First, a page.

Those are two very different things.

Why should you be happy to have a job you HATE? That makes no sense.

That does not mean you can't be happy about other things in your life, but happy about a job you despise?


The main reason you're there is for the money. You know it, your boss knows it, everyone knows it. And that's why they're there, too.

It's fine. We're all adults here.

So, when people say, “Just be happy you have a job”…

… what they really mean is, “Just be happy you have money.”

But wait…

They're still wrong, in a way. We're getting closer to the truth, but when did money become happiness?

I can think of a dozen celebrities who are no longer with us… who were obviously unhappy despite having a lot of money. I even know what it's like to be unhappy with money (and yes, it's better to have money than not to have it, but again, it doesn't equal happiness). 

If being happy to have a job really means being thankful to have a job, then being happy to have money really means being thankful you have money.

And that leads to this very important lesson…

Absolutely no one is the judge of your happiness (or your unhappiness).

I'm tempted to tackle a related challenge here, which is that no one is responsible for your happiness (or your unhappiness) either, but that's a different article. Maybe a different website.

The point is that you own how you feel, including the guilt you might have about feeling that way, which makes what I'm going to say next an unfortunate contradiction…

You shouldn't feel guilty about how you feel.

But people do it all of the time, don't they?

I just did it.

In the context of what we're talking about here, though, it's important to know that it's okay to be unhappy with your job. Pretending to be happy because, according to others, you should be happy, is not helpful.

The truth is, we have no idea what others are going through, what experiences they've had, or what they're thinking.

When my daughter is down about something, I always tell her…

“It's okay to be NOT okay”.

I could say…

“Be happy you have a roof over your head, food to eat, and that you're still young with so many years ahead of you.”

I can think of a hundred reasons she should be happy.

But it only takes one thing to bring her down and it probably only takes one thing to bring you down, too.

If you're like me, half the time I'm feeling down, I couldn't even tell you why. Absolutely everything in my life can be perfect, and yet there are still times I feel down.

Only YOU can judge how you feel and why you feel the way you do.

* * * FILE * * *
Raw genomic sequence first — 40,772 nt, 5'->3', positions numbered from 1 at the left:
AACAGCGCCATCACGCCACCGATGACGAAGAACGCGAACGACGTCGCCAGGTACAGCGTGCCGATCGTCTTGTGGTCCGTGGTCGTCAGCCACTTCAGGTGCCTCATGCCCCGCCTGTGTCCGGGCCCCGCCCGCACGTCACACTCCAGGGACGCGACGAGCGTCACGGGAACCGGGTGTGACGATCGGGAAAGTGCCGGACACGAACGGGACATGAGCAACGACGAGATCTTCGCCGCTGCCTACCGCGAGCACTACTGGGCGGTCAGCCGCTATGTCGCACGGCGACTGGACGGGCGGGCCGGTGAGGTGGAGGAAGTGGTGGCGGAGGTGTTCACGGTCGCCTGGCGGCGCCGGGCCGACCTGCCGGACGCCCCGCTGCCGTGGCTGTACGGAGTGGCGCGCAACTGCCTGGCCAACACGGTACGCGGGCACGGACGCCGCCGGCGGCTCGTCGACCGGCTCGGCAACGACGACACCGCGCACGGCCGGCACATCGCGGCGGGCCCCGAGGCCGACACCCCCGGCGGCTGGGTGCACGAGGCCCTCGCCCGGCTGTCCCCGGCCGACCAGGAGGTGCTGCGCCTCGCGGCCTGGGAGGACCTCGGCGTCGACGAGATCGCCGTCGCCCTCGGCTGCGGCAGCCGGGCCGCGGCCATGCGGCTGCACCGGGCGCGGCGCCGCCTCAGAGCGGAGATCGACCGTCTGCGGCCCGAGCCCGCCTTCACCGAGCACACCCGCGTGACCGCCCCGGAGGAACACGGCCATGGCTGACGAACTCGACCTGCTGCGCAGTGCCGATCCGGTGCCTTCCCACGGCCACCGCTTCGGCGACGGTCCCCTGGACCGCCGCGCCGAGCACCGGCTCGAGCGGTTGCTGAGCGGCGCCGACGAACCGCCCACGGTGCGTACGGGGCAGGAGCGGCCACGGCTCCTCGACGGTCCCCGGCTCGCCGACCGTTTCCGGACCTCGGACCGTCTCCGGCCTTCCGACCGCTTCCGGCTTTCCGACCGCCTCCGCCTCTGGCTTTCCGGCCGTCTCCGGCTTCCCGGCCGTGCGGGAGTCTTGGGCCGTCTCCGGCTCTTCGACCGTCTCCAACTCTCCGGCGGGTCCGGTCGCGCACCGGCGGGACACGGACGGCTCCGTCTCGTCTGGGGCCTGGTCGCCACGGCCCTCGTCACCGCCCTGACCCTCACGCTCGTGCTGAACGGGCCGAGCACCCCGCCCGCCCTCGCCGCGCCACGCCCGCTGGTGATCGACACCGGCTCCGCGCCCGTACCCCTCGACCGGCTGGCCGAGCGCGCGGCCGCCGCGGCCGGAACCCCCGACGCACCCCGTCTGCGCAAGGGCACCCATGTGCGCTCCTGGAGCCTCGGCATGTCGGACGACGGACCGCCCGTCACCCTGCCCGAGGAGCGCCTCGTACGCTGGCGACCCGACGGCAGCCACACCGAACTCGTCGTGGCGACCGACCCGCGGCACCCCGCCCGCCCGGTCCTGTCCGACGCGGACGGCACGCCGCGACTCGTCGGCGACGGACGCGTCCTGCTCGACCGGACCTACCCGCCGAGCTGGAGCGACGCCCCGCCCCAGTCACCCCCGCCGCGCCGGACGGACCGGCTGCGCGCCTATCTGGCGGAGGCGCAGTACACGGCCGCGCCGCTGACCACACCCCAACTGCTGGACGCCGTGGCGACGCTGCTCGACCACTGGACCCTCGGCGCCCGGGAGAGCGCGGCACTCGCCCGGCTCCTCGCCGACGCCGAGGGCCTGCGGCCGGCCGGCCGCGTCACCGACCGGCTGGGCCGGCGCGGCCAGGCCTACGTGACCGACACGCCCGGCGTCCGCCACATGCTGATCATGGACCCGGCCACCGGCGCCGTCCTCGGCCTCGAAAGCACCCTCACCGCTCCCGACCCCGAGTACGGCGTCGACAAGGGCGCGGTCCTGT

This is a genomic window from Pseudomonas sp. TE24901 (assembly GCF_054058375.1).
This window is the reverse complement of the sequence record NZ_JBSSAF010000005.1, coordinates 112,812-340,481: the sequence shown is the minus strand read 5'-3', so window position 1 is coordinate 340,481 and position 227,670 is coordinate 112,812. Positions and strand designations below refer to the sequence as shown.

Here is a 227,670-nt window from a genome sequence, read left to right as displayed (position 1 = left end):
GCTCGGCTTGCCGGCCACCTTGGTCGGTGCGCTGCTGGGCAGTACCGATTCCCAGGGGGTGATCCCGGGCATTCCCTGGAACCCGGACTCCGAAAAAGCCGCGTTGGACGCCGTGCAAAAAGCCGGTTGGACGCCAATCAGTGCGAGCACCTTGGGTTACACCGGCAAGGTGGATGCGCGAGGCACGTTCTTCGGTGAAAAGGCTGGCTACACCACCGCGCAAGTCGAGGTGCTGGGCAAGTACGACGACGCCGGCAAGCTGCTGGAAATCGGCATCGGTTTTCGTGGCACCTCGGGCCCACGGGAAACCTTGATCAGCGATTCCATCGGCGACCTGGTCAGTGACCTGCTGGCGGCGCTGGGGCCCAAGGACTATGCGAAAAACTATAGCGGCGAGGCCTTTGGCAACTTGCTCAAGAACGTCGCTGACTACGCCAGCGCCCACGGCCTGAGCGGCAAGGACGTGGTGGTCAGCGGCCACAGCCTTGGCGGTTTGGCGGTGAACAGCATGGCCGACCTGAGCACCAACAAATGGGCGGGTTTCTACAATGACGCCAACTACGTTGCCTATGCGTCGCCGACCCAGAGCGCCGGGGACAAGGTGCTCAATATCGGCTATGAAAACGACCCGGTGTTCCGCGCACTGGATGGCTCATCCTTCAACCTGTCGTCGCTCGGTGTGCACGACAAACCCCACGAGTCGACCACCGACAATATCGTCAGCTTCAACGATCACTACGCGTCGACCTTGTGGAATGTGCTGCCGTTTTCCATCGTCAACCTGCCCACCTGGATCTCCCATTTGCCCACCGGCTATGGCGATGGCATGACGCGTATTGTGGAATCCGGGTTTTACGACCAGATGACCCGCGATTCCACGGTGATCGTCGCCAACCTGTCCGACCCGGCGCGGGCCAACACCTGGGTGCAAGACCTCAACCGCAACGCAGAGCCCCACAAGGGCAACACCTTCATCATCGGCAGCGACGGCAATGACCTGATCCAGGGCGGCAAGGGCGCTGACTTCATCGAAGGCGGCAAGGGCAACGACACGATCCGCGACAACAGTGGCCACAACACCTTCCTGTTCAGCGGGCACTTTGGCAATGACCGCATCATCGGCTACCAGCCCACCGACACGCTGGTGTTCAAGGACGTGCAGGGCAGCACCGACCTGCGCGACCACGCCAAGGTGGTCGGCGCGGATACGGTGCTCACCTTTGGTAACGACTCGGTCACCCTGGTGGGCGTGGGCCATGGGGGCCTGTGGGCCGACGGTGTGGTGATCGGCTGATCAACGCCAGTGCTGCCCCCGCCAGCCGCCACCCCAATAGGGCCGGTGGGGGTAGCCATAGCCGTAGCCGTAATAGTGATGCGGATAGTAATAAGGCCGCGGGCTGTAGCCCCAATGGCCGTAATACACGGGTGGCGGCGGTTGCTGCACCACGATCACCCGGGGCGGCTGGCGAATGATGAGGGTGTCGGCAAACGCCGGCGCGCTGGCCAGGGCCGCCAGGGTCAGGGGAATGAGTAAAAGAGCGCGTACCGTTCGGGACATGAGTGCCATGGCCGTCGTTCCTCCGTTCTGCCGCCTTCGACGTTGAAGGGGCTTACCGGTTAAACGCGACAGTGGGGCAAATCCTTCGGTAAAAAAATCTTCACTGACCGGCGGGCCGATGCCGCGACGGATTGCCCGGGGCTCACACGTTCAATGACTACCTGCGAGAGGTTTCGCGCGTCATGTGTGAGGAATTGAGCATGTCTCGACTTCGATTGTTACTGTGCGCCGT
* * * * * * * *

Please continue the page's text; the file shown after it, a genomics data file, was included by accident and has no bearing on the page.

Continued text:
You may know the reason, or you may not, but the reason is yours and no one else's.

Obviously, there comes a point when unhappiness requires professional attention, and (disclaimer here) that's well beyond the scope of this article, and I'm not a professional.

The message here is simple (even though I took a few hundred words to say it)…

If you're unhappy and hate your job, those feelings belong to you.

Do You Hate Your Job or Your Lack of Options?

Maybe the job isn't that bad at all. Maybe the job isn't the problem.

There's probably no one holding a gun to your head and telling you that you must go to work. In theory (and in reality, if you ignore the consequences), you can simply NOT go.

But then what?

You have financial responsibilities. People are counting on you. And if you quit, what are you going to do?

The problem is you either have no options, or the options you have are no better.

You're caught between a rock and hard place. You feel trapped.

There's no reason to sugarcoat it. You only have a few choices. And as strange as it sounds, that's also good news.

With only a few choices, it's not that complicated. Literally.

It's not ideal, but when given only a few options, the path is relatively clear.

  • You can quit.
  • You can stay (and be miserable).
  • You can make changes that make the job better, or…
  • You can sit down, decide what you want your life to look like, and create a plan to achieve it.

The latter two options won't happen overnight. But small incremental changes in a purposeful direction lead to massive changes down the road.

Those little changes can literally be the difference between a life you absolutely love in 5 years or one you hate.

What those small changes are depends on what you want your life to look like, but small changes to overcome your current predicament at work can be life changing too.

They can be external changes; Confronting a co-worker for example. Or telling the boss you're not getting the training or support you need.

Changes can also be internal; Being thankful and making a list of things you like about the job. Maybe the hours are good, and the job gives you an uncommon level freedom and more time with your family than you'd have otherwise.

Each morning, go over your list and be thankful (leave happy out of it).